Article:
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Dipa Patel20

November 25th, 2019

Why SDG 4 Quality Education is important for poverty reduction

1 comment | 4 shares

Estimated reading time: 5 minutes

Dipa Patel20

November 25th, 2019

Why SDG 4 Quality Education is important for poverty reduction

1 comment | 4 shares

Estimated reading time: 5 minutes

Guest blogger, Giorgos Koulouris, looks at the importance of education in combating poverty, social exclusion and inequalities. 

Education is the most powerful tool for combating poverty, social exclusion and inequalities. As Nelson Mandela said: “Education is the most powerful weapon which you can use to change the world.”

The right to education must be universal without discrimination, so that everyone can build a better future in their life. At the same time, through education, the active participation of people in their societies is enhanced, while they learn to respect and live in a world characterized by diversity and pluralism.

Since 1960, UNESCO has adopted the Convention Against Discrimination in Education, which recognizes everyone’s right in education. In addition, since 1966, access to education has been a human right by the International Covenant on Economic, Social and Cultural Rights of the United Nations.

The international community has emphasized on both reducing illiteracy and increasing access to education, but also improving it in all countries of the world through the Millennium Development Goal 2 and Sustainable Development Goal 4. Particularly for the poorest, especially those living in developing countries, access to education should be facilitated. Maintaining a low educational level the quality of life is deteriorated, and a vicious circle are created. However, despite international efforts and relative improvement, a large proportion of the population in both developing countries and the EU does not have access to education.

Education in developing countries through the Millennium Goals

One of the main causes of poverty in developing countries is the large proportion of the population that is not fully involved in education. High poverty rates and inadequate infrastructure, especially in rural areas, make access to primary education even more difficult. This has as repercussion the reduction of children’s ability to develop their skills and to improve their standard of living, perpetuating thus the vicious circle of poverty.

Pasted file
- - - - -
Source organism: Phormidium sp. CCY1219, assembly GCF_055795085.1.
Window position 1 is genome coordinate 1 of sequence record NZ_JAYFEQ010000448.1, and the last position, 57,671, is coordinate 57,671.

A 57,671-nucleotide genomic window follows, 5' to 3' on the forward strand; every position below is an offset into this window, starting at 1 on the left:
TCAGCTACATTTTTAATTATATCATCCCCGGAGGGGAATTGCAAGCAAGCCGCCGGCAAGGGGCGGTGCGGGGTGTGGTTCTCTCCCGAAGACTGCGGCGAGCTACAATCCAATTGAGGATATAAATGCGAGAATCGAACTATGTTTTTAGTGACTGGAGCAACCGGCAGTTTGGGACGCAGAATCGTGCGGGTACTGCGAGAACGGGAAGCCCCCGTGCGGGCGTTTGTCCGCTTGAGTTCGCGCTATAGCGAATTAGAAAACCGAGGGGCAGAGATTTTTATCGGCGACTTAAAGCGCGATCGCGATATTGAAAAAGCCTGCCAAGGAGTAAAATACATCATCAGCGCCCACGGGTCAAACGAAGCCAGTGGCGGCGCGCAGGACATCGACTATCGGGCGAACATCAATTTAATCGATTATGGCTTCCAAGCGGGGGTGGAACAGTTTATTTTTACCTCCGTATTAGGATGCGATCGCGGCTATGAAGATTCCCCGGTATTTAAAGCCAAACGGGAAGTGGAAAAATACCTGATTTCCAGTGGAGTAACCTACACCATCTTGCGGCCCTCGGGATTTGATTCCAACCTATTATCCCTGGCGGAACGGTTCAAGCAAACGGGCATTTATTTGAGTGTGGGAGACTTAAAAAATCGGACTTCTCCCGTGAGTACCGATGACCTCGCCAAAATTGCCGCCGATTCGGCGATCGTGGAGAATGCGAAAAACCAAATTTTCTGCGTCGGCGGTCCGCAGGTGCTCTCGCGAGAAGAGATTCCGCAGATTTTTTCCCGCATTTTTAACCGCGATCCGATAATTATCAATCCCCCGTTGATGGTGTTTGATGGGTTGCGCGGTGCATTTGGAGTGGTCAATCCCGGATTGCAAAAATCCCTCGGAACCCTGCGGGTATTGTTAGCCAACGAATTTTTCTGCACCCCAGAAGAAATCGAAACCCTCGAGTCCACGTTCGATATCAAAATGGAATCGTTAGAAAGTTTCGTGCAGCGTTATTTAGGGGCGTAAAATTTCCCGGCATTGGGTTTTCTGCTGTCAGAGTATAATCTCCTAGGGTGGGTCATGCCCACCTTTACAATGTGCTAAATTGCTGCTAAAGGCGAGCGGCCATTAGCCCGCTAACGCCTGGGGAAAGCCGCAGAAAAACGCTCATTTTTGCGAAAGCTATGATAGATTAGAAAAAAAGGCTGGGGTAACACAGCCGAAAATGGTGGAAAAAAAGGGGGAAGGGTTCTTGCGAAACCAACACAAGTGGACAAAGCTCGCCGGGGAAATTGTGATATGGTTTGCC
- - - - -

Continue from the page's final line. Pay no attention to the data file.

Education is one of the most important factors in a society concerning the development of human capital and the well-being of the inhabitants of each region. Improving the quality of school education and student access to it, the ideal conditions are created for the development of cognitive competence. Although progress has been made, more efforts are needed  in secondary and tertiary education. In particular, the UN, through the Millennium Development Goal 2 “Achieve Universal Primary Education”, focused more on primary education during the period 2000-2015.

At the end of 2015, where the Millennium Development Goals had been completed, the percentage of children attending school reached 91%, compared with the 83% in the early 1990s. The number of children out of school in 2000 was 100m, while in 2015 it has dropped to 57m, with 149m of enrolled students. In order this issue to be considered as accomplished, this percentage should reach 97%.

Of this percentage, only Sub-Saharan Africa is in low level, having 78%. Also, the number of children who have never been to school has dropped considerably in Ethiopia from 67% in 2000 to 28% in 2011 and in Tanzania from 47% in 1999 to 12% in 2010.

Furthermore, children from poorer homes are 4 times more likely to be out of school than those who come from more affluent. Specifically, 21.9% of children from poor families are out of primary education while the percentage in the most affluent households to be 5.5%.